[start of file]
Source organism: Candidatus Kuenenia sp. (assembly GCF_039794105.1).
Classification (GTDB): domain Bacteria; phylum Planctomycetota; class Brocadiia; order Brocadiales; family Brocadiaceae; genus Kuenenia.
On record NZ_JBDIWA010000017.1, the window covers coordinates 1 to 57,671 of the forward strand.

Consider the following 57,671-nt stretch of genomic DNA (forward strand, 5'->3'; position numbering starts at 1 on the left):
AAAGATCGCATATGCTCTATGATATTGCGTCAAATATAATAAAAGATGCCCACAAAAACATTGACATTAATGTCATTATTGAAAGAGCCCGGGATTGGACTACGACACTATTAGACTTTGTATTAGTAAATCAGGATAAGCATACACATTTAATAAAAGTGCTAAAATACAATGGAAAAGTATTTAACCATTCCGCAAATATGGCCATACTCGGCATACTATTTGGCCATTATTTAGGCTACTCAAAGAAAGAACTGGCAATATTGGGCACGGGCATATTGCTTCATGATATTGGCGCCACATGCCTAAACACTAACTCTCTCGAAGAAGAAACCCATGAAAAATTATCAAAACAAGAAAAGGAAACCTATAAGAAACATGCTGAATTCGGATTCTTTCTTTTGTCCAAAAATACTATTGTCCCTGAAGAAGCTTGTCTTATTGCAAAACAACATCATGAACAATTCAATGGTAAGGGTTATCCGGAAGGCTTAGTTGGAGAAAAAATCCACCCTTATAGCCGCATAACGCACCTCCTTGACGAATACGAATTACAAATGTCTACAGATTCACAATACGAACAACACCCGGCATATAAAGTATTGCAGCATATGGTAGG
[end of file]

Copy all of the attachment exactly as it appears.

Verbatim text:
Source organism: Candidatus Kuenenia sp. (assembly GCF_039794105.1).
Classification (GTDB): domain Bacteria; phylum Planctomycetota; class Brocadiia; order Brocadiales; family Brocadiaceae; genus Kuenenia.
On record NZ_JBDIWA010000017.1, the window covers coordinates 1 to 57,671 of the forward strand.

Consider the following 57,671-nt stretch of genomic DNA (forward strand, 5'->3'; position numbering starts at 1 on the left):
AAAGATCGCATATGCTCTATGATATTGCGTCAAATATAATAAAAGATGCCCACAAAAACATTGACATTAATGTCATTATTGAAAGAGCCCGGGATTGGACTACGACACTATTAGACTTTGTATTAGTAAATCAGGATAAGCATACACATTTAATAAAAGTGCTAAAATACAATGGAAAAGTATTTAACCATTCCGCAAATATGGCCATACTCGGCATACTATTTGGCCATTATTTAGGCTACTCAAAGAAAGAACTGGCAATATTGGGCACGGGCATATTGCTTCATGATATTGGCGCCACATGCCTAAACACTAACTCTCTCGAAGAAGAAACCCATGAAAAATTATCAAAACAAGAAAAGGAAACCTATAAGAAACATGCTGAATTCGGATTCTTTCTTTTGTCCAAAAATACTATTGTCCCTGAAGAAGCTTGTCTTATTGCAAAACAACATCATGAACAATTCAATGGTAAGGGTTATCCGGAAGGCTTAGTTGGAGAAAAAATCCACCCTTATAGCCGCATAACGCACCTCCTTGACGAATACGAATTACAAATGTCTACAGATTCACAATACGAACAACACCCGGCATATAAAGTATTGCAGCATATGGTAGG